KUALA LUMPUR, Jan 30 (Reuters) - A power plant tender that sovereign wealth fund 1 Malaysia Development Bhd (1MDB) is keen to win before a $2 billion IPO of its power assets has been delayed after bids came in too close to call, government sources said.
1MDB, chaired by Prime Minister Najib Razak, has begun the process of choosing underwriters for what is likely to be one of Southeast Asia’s largest IPOs of the year.
It is expected to bundle 15 power plants it bought over a two-year shopping spree in a bid to a capitalise on growing electricity demand in Malaysia, the Middle East and South Asia, financial sources say.
But bankers and analysts also say the IPO would be more attractive to investors if the fund clinches the rights to build a 2,000 megawatt coal-fired plant worth some $3.6 billion, as some of the plants it owns are near the end of their concessions and new contracts will have to be negotiated.
“1MDB needs to win this tender to increase future cash flows as some of these power plants (it currently owns) are close to expiry,” said Affin Investment Bank analyst Chong Lee Len.
“There needs to be a story of growth for the 1MDB IPO,” she said.
But prospects for IMDB and its partner Mitsui & Co Ltd to win the government tender for the plant, known as Track 3B, are unclear.
Rival YTL Power International, controlled by the wealthy and politically connected Yeoh family, offered a tariff of 25.2 Malaysian sen per kilowatt hour (kWh) for the plant, undercutting 1MDB’s 25.3 kWH bid by the smallest of margins, government officials said. They declined to identified as they were not authorised to speak to the media.
“It is too close,” said one of the officials. “1MDB as the dark horse is putting up a strong fight,” he said.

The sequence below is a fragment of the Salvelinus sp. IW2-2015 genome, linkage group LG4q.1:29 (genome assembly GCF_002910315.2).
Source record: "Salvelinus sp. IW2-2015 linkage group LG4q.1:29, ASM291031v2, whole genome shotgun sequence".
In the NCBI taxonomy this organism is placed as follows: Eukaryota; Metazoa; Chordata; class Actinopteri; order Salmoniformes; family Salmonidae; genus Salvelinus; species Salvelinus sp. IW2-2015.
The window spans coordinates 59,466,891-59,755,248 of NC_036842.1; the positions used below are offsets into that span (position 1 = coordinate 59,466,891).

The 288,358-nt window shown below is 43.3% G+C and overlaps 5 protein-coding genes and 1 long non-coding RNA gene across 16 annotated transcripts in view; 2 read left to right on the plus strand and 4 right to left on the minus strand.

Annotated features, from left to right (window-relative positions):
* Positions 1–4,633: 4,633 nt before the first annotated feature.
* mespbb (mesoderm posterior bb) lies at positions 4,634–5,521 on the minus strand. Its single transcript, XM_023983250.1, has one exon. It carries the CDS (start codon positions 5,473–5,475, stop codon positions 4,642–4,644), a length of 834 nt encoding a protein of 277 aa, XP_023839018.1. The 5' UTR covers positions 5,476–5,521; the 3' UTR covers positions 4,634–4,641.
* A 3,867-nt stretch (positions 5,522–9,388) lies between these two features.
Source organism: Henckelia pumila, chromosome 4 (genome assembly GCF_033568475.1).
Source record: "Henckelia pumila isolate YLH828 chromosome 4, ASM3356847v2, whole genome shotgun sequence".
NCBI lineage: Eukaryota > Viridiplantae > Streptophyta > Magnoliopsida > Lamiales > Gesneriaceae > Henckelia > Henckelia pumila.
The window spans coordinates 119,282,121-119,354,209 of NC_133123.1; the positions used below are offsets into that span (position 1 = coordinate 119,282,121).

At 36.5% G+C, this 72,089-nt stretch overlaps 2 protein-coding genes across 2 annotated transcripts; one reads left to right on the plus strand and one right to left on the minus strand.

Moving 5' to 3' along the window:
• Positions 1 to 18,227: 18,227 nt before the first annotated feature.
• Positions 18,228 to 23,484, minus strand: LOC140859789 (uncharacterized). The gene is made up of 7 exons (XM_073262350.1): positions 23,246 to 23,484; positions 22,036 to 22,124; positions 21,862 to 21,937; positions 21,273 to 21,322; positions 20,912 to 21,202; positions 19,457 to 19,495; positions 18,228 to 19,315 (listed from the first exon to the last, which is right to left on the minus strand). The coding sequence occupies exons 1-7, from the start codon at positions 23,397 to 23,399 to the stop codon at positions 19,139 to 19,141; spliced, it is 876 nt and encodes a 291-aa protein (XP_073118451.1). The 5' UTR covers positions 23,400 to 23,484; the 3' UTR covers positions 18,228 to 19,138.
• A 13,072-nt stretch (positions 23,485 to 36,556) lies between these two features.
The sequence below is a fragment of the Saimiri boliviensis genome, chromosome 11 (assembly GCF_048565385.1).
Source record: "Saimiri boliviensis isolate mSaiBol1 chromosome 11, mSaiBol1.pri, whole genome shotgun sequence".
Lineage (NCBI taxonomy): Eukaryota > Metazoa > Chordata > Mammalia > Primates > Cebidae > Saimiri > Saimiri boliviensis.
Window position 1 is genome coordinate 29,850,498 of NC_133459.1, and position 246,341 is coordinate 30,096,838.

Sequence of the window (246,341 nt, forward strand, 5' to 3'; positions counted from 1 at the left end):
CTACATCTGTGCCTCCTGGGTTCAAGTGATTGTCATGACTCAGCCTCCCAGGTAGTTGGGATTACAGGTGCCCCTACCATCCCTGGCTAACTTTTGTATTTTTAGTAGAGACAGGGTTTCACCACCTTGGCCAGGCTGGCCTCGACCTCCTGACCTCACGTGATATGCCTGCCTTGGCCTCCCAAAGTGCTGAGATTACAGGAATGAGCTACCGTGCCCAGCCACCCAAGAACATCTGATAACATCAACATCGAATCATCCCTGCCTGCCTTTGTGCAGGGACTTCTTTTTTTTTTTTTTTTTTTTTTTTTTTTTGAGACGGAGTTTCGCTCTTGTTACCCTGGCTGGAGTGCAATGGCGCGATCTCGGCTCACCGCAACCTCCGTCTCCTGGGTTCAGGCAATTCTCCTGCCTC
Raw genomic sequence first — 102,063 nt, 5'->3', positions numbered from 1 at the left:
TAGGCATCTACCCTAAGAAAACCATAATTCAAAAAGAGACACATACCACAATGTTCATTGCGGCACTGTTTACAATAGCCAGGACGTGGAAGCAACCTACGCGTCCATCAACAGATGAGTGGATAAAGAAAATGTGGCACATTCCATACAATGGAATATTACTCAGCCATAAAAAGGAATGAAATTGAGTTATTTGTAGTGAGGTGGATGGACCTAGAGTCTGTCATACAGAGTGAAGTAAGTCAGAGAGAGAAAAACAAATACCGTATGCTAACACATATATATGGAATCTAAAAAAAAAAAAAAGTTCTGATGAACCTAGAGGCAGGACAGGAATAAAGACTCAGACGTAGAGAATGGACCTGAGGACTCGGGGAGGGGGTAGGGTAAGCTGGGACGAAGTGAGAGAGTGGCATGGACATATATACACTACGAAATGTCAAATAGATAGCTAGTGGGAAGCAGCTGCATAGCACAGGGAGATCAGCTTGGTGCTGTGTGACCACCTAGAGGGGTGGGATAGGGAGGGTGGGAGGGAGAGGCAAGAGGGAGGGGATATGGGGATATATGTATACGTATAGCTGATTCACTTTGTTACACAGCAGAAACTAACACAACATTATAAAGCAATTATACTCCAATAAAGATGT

Malaysia’s energy regulator is more than a week past its self-imposed Jan. 20 deadline for announcing the winner.
1MDB and YTL could not be reached for comment.
Winning the tender would also help the fund shake off much negative publicity.
It has racked up a total of $12 billion in debt, and the fund drew controversy after $6.5 billion worth of debt offerings managed by Goldman Sachs were launched in 2012 and 2013 with few public details, kicking in massive fees for the investment bank, according to IFR, a Thomson Reuters publication.
The greenfield power plant is expected to come online in 2018 and run for 25 years.
By comparison, a Reuters examination of 1MDB’s energy assets showed three out of its five power plants in Malaysia are about two years from the end of their more than 20-year power purchasing agreements with state utility firm Tenaga Nasional .
One power plant in Bangladesh will see its 15-year concession expire this year while two other power plants in the South Asian country are more than halfway through their power purchasing agreements due to end around 2023.
In Egypt, all three of 1MDB’s power plants are also more than halfway through their more than 20-year concessions. In Pakistan, 1MDB’s sole power plant finishes its concession in 2029. There is no available data for its power plants in Sri Lanka and the United Arab Emirates.
“1MDB was overeager,” said a senior banker who has submitted a pitch for the 1MDB IPO. He declined to be identified as he is not authorised to speak to the media.
“It snapped up power plants, many of which were 9-10 years old at the time and there was no guarantee that the concessions would be extended whether in Malaysia or overseas. So now, they are desperate to win this tender.” ($1 = 3.3472 Malaysian ringgit) (Additional reporting by Yantoultra Ngui in KUALA LUMPUR and Saeed Azhar in SINGAPORE; Editing by Stuart Grudgings, Michael Flaherty and Edwina Gibbs)